The prosecutors will report to Sessions and Deputy Attorney General Rod Rosenstein and recommend whether any new investigations should be opened, whether any matters now under investigation require additional resources and whether it might be necessary to appoint a special counsel to oversee a probe, according to a letter sent to Rep. Robert Goodlatte of Virginia, the Judiciary Committee's Republican chairman. Goodlatte took particular aim at former FBI Director James Comey, asking for a second special counsel to evaluate the leaks he directed about his conversations with President Donald Trump, among other things.
Sen. Patrick Leahy, D-Vt., right, talks with Jeff Sessions, who was then a senator and is now attorney general.
The appearance before the House Judiciary Committee on Tuesday follows a guilty plea from one Trump campaign aide who served on a foreign policy council that Sessions chaired, as well as statements from another adviser who said he'd advised the then-GOP Alabama senator about an upcoming trip to Russian Federation.
WASHINGTON ― Attorney General Jeff Sessions, facing an dissatisfied boss and increased scrutiny over this knowledge of the Trump campaign's dealings with Russian Federation, is weighing whether to appoint a separate special counsel to zero in on allegations against presidential rival Hillary Clinton and other Democrats, a Justice Department official disclosed in a letter to Republican members of Congress on Monday.
Trump has been pushing hard to divert attention from his own investigation that looks increasingly ominous for the president and those around him. It was after Sessions's recusal that Deputy Attorney General Rod Rosenstein appointed Robert Mueller to lead the investigation into the Trump campaign and the Kremlin.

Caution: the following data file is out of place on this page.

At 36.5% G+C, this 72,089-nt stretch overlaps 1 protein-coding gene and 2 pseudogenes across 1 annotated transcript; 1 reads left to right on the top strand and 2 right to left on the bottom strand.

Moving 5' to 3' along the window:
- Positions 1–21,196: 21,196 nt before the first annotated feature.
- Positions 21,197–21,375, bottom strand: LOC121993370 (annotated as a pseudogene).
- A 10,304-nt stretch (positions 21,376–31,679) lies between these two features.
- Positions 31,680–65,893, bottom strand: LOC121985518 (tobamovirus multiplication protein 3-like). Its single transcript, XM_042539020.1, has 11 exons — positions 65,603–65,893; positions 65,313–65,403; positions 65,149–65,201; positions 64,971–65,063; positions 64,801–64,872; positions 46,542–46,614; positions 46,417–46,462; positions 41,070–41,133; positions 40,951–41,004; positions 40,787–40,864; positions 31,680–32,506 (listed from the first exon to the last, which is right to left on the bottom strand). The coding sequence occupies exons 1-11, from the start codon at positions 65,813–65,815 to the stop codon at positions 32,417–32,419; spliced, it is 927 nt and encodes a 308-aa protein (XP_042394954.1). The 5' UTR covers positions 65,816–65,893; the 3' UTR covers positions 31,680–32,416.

"I have never accused the attorney general of colluding with Russian Federation and i am not doing that now".
House Judiciary Committee Democrats on Tuesday are expected to challenge Attorney General Jeff Sessions' claim that he was not aware of any meetings between members of the Trump campaign and Russian officials. Goodlatte and other House Republicans had sent letters to the Justice Department in July and September featuring a wide-ranging list of 14 allegations against Democrats that Republicans wanted investigated.
On Monday, the head of the Justice Department's legislative affairs office responded to those requests by confirming that "senior federal prosecutors" were "evaluat [ing] certain issues raised in your letters".
He struck a similar note before the Senate Judiciary Committee last month, when he denied knowledge of communications between Russians and Trump campaign officials. "Professionalism, integrity, and public confidence in the Department's work is critical for us, and no priority is higher".